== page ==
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The heart is no Valentine cookie, waiting to crumble in someone’s mouth. It’s uncooked meat longing for some heat. Mine is a flank steak. I fell in love with a boy who wanted me tender. He pounded my heart with a toothed mallet for six months. Pre-chewing, they call it. Every time he left me for his ex was a swing. I bore the blows, thinking if I wait he’ll love me more. My mother begged me to stop, told me to grow a backbone. But I already had one of those. How else could I stand in the kitchen baking cookies at two a.m.? I reached for the salt and knocked over the carton of eggs instead. She found me on the floor with the yolks—broken up like them, but louder—heaving hot blues and cradling my failed bowl of batter like a baby. Sixteen and howling he doesn’t want me anymore to the ceiling. I had become the woman in her memory, the broken lady in the floured apron who tried to bake love, thinking it was all she was good for.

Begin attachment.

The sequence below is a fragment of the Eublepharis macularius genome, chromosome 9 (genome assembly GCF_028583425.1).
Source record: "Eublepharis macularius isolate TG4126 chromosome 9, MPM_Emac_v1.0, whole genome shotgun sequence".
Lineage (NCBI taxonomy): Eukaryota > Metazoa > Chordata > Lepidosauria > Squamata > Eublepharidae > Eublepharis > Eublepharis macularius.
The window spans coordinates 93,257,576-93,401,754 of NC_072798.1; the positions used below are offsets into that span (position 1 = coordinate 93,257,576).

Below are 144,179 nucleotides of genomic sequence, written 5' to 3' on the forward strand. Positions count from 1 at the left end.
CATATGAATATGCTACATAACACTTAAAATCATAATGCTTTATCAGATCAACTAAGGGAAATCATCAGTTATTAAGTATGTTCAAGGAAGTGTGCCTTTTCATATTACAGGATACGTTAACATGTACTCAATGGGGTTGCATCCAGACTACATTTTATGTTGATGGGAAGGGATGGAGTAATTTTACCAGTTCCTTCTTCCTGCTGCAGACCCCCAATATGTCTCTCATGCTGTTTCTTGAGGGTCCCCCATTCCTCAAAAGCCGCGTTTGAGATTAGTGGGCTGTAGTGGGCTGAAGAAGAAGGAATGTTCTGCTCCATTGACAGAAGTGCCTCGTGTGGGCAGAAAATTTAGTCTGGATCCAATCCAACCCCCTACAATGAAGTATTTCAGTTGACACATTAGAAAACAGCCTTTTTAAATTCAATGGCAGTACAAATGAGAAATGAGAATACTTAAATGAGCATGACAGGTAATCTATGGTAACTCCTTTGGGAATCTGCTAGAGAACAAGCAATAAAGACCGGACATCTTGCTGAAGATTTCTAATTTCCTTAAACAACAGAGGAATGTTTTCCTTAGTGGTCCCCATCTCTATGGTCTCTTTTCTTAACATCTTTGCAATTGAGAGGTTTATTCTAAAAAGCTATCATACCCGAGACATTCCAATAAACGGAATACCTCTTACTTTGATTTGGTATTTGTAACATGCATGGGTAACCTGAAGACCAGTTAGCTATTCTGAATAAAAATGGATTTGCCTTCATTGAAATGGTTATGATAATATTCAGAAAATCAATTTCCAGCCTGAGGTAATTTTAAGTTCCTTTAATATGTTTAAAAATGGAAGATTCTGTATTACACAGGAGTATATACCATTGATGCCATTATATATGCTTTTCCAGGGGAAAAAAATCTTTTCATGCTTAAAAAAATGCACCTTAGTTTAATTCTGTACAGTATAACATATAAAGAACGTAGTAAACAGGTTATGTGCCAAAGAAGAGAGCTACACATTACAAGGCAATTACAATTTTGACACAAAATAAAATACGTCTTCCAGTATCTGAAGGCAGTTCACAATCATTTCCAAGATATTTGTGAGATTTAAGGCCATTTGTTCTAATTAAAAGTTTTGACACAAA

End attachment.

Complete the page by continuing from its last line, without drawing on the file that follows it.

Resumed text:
Jessica Lee is the poetry editor of Sweet Tree Review.  Her work has appeared or is forthcoming in American Literary Review, BOAAT, The Boiler, DIAGRAM, and Fugue, among others. Her poem, “I confess, I don’t know what to call this,” is a finalist for the 2017 So to Speak Poetry Contest, judged by Natalie Diaz.